The Asturian language: characterization and current situation

Asturian, also known as Bable, is the glottonym that the Asturian language receives in the region of Asturias, a language related to the traditional languages of the historical region of León (in León and Zamora, where it is called Leonese), and Miranda de Duero (in Portugal, where it is called Mirandese).

From a linguistic point of view, Asturleonese is part of the Western Ibero-Romance group (like Castilian or Galician-Portuguese), and arises from the particular evolution that Latin underwent in the ancient kingdom of Asturias (later called the kingdom of León). Internally, three main dialectal areas can be distinguished: the eastern one, which shares some characteristics with Cantabrian Highlander, constituting a stage closer to Castilian; the central one, considered the written language model for the Asturian language; and finally, the western one, which includes the dialects of Western Asturias, León, Zamora and Miranda de Duero. Also, in some areas of Salamanca and Extremadura, dialectal features are preserved that can be related to the Asturleonese language.

In view of this, it is important to emphasize that Asturian is a language distinct from Castilian or Spanish, and not a derivation or dialectal variant thereof. Asturian and Castilian are the result of the Latin spoken in Asturias and Castile (respectively) during the medieval period. The two languages emerged in a small corner of the northern Iberian Peninsula, and then spread south as the early Christian pockets of resistance gained ground against Islam. However, its speakers were not as fortunate.

Origin and history of the Asturian language

Castilian, and its neighbors Asturian and Navarrese, were born without any witnesses. We could say that the first transformations of Latin that would give rise to Castilian took place in the mouths of Basque, or perhaps Iberian, speakers. We know this because of two unmistakable features: the reduction to five of the varied Latin vowelism, and the loss of the initial f-, which today we remember with an h- in the spelling: hacer, harina, hormiga, which in Latin were facere, farinam and formicam; and which in Asturian are fer, fariña, formiga, despite the geographical proximity.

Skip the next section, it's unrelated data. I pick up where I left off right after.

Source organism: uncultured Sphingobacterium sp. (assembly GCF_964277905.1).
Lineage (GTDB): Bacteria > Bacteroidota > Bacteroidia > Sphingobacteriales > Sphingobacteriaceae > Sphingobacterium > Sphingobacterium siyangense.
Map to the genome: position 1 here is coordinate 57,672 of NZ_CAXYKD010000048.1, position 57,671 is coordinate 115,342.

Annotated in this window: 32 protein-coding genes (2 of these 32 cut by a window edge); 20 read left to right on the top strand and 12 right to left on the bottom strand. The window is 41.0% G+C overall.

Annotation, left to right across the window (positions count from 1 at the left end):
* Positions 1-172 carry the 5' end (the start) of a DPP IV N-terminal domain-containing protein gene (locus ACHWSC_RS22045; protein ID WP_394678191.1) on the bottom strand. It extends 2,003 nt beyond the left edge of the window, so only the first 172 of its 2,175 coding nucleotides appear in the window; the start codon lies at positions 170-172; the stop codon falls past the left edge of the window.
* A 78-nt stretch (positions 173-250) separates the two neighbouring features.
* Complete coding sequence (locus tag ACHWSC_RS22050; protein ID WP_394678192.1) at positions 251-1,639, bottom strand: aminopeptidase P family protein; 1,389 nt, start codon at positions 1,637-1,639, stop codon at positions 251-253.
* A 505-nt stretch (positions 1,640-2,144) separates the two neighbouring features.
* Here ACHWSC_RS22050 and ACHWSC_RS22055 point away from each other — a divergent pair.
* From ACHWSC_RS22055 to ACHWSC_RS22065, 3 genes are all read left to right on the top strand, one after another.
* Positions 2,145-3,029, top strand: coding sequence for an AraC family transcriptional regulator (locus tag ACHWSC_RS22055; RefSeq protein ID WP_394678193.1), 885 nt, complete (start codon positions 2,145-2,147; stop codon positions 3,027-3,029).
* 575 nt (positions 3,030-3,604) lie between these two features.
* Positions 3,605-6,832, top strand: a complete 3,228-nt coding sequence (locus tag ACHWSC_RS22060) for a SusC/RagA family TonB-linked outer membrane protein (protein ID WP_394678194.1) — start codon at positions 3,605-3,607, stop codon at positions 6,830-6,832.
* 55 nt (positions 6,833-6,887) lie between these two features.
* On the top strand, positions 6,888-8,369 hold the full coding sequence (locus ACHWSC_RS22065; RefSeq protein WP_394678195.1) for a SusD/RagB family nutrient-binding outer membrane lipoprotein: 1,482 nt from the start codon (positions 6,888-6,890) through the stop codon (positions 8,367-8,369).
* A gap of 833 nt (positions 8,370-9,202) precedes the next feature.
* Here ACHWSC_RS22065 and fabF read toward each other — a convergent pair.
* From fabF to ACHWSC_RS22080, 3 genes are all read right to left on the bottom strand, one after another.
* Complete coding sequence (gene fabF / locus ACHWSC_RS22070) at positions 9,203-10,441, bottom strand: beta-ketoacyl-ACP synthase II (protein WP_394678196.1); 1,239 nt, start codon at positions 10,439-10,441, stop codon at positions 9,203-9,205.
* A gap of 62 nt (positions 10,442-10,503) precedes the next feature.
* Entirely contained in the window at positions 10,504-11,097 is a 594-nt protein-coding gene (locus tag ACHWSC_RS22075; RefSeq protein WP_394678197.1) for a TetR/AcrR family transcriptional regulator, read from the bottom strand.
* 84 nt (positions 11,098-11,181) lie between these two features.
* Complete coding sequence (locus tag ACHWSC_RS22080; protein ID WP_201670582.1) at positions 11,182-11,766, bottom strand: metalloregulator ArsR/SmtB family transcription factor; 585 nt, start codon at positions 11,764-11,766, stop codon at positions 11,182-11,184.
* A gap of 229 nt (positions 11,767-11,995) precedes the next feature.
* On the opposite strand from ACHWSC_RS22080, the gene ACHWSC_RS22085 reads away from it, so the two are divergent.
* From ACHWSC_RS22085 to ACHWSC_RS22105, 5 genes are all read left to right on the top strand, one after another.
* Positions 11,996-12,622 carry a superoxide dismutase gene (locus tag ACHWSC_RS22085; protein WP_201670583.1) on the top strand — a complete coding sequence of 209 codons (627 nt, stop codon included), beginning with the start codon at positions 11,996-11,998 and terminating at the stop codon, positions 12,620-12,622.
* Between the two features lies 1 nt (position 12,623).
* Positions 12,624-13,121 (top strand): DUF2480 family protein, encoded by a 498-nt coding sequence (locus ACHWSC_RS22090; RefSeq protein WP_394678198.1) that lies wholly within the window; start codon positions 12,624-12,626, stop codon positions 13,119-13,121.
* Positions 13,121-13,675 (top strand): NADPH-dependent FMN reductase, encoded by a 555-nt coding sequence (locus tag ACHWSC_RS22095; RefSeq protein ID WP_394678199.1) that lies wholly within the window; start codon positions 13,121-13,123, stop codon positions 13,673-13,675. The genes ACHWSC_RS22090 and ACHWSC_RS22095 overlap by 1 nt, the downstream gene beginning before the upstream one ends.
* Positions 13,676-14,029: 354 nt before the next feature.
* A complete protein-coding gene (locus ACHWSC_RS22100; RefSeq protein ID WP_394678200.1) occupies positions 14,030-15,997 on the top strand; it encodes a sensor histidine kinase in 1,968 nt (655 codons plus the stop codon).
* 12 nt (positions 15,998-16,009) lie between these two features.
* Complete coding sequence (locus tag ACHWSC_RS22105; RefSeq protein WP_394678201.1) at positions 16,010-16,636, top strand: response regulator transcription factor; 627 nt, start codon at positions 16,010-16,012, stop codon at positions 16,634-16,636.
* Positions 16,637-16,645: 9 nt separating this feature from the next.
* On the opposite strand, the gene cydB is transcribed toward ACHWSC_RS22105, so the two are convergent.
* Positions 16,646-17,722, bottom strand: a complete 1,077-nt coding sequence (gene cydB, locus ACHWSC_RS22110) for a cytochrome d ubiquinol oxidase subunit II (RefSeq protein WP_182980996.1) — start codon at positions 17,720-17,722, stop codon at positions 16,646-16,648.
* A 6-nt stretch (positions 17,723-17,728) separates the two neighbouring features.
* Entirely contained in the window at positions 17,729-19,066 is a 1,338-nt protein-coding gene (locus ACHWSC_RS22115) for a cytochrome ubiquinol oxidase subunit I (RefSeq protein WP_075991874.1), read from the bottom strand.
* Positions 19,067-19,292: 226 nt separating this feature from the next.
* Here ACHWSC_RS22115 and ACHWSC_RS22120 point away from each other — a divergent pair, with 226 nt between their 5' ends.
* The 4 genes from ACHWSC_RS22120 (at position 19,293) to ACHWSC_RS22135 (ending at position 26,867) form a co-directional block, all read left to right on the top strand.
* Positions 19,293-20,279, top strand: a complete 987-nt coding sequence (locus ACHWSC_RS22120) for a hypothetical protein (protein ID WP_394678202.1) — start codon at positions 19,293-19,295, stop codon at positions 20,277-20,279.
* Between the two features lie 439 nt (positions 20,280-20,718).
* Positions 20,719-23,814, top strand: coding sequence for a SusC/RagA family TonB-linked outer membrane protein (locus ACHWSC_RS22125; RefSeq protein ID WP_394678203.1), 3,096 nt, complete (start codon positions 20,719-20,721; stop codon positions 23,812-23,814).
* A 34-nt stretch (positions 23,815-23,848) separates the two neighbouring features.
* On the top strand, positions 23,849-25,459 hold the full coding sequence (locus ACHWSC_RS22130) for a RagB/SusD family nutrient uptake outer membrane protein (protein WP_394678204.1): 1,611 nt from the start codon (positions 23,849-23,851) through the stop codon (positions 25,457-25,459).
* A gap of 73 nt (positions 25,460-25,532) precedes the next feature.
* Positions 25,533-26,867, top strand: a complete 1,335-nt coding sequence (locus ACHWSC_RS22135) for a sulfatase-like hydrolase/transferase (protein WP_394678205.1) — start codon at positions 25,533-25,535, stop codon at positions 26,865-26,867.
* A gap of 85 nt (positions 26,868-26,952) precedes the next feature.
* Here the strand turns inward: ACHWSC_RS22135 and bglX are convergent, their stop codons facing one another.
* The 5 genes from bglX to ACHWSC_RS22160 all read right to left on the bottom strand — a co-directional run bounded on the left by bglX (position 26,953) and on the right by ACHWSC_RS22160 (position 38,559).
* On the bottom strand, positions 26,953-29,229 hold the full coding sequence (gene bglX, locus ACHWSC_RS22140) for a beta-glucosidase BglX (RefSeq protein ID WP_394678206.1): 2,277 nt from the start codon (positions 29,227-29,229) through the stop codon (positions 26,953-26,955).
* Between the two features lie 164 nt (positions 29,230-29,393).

And if Castilian arose in Castile, Asturias gave shelter to the Latin dialect that in its extension towards the south was called Asturleonés, in the same way that the Latin derivation of the kingdom of Navarra was called Navarroaragonés (and, later, just Aragonese). Also the evolution of the language of the Romans in Catalonia was first called Catalan, and, further south, Valencian; that of Galicia, on the other hand, Galician-Portuguese.

The evolution of the Latin dialects in the Iberian Peninsula was conditioned by the political triumphs of Castile against the more moderate ones of other peninsular kingdoms.

Castilian influenced the weakness of Asturleonese and Navarrese-Aragonese, as well as Mozarabic, which is the development of the Latin spoken in the territories occupied by the Muslims. In this sense, Castilian would suffer the same fate as French in France, or Tuscan in the Italian peninsula, gradually imposing itself on its neighboring languages. Therefore, the causes that drove the speech of the rude Cantabrian shepherds, refugees in the mountains, to become one of the most important of humanity, respond to extra-linguistic factors, and, specifically, to the political and military preponderance of the kingdom of Castile during the Reconquest.

Galician-Portuguese, on the other hand, would not only be protected by the Portuguese administration, as an independent kingdom, or by the powerful Church of Compostela, but would also enjoy great prestige as a poetic language at the Castilian court.